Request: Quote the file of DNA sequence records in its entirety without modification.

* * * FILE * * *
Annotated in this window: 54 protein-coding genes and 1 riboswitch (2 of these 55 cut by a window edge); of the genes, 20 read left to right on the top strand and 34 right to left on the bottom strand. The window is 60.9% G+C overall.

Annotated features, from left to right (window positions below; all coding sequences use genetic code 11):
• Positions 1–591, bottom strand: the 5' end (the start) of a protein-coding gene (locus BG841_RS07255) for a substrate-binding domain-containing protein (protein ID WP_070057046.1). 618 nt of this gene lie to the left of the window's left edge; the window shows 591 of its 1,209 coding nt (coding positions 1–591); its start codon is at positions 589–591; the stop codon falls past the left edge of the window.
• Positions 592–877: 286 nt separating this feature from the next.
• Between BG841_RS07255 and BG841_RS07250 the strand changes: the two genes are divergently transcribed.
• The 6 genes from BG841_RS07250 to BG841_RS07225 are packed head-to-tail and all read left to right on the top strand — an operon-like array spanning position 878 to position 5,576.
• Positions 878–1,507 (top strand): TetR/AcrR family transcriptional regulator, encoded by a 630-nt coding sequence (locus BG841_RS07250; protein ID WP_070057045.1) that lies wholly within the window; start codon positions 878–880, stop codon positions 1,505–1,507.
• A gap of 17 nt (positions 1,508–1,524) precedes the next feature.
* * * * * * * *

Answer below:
Annotated in this window: 54 protein-coding genes and 1 riboswitch (2 of these 55 cut by a window edge); of the genes, 20 read left to right on the top strand and 34 right to left on the bottom strand. The window is 60.9% G+C overall.

Annotated features, from left to right (window positions below; all coding sequences use genetic code 11):
• Positions 1–591, bottom strand: the 5' end (the start) of a protein-coding gene (locus BG841_RS07255) for a substrate-binding domain-containing protein (protein ID WP_070057046.1). 618 nt of this gene lie to the left of the window's left edge; the window shows 591 of its 1,209 coding nt (coding positions 1–591); its start codon is at positions 589–591; the stop codon falls past the left edge of the window.
• Positions 592–877: 286 nt separating this feature from the next.
• Between BG841_RS07255 and BG841_RS07250 the strand changes: the two genes are divergently transcribed.
• The 6 genes from BG841_RS07250 to BG841_RS07225 are packed head-to-tail and all read left to right on the top strand — an operon-like array spanning position 878 to position 5,576.
• Positions 878–1,507 (top strand): TetR/AcrR family transcriptional regulator, encoded by a 630-nt coding sequence (locus BG841_RS07250; protein ID WP_070057045.1) that lies wholly within the window; start codon positions 878–880, stop codon positions 1,505–1,507.
• A gap of 17 nt (positions 1,508–1,524) precedes the next feature.